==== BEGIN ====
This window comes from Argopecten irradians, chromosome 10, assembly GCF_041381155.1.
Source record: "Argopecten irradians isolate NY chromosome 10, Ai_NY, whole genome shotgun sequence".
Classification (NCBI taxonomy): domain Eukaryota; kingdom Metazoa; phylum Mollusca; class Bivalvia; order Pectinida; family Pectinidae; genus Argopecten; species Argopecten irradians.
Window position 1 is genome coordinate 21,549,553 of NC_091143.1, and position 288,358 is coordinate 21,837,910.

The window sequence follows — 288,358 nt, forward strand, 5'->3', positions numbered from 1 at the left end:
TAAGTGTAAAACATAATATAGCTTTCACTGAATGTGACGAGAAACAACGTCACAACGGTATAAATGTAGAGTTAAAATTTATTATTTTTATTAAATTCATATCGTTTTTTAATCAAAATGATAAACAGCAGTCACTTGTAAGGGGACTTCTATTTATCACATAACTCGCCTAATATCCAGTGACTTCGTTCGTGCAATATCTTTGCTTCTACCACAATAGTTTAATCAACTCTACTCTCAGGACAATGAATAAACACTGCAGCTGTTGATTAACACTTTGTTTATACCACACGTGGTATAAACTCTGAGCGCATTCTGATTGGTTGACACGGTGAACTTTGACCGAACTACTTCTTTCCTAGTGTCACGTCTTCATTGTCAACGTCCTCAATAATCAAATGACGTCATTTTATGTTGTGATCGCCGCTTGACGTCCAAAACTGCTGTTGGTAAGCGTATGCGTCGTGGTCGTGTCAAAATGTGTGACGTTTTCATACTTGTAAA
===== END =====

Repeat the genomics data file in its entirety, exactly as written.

This window comes from Argopecten irradians, chromosome 10, assembly GCF_041381155.1.
Source record: "Argopecten irradians isolate NY chromosome 10, Ai_NY, whole genome shotgun sequence".
Classification (NCBI taxonomy): domain Eukaryota; kingdom Metazoa; phylum Mollusca; class Bivalvia; order Pectinida; family Pectinidae; genus Argopecten; species Argopecten irradians.
Window position 1 is genome coordinate 21,549,553 of NC_091143.1, and position 288,358 is coordinate 21,837,910.

The window sequence follows — 288,358 nt, forward strand, 5'->3', positions numbered from 1 at the left end:
TAAGTGTAAAACATAATATAGCTTTCACTGAATGTGACGAGAAACAACGTCACAACGGTATAAATGTAGAGTTAAAATTTATTATTTTTATTAAATTCATATCGTTTTTTAATCAAAATGATAAACAGCAGTCACTTGTAAGGGGACTTCTATTTATCACATAACTCGCCTAATATCCAGTGACTTCGTTCGTGCAATATCTTTGCTTCTACCACAATAGTTTAATCAACTCTACTCTCAGGACAATGAATAAACACTGCAGCTGTTGATTAACACTTTGTTTATACCACACGTGGTATAAACTCTGAGCGCATTCTGATTGGTTGACACGGTGAACTTTGACCGAACTACTTCTTTCCTAGTGTCACGTCTTCATTGTCAACGTCCTCAATAATCAAATGACGTCATTTTATGTTGTGATCGCCGCTTGACGTCCAAAACTGCTGTTGGTAAGCGTATGCGTCGTGGTCGTGTCAAAATGTGTGACGTTTTCATACTTGTAAA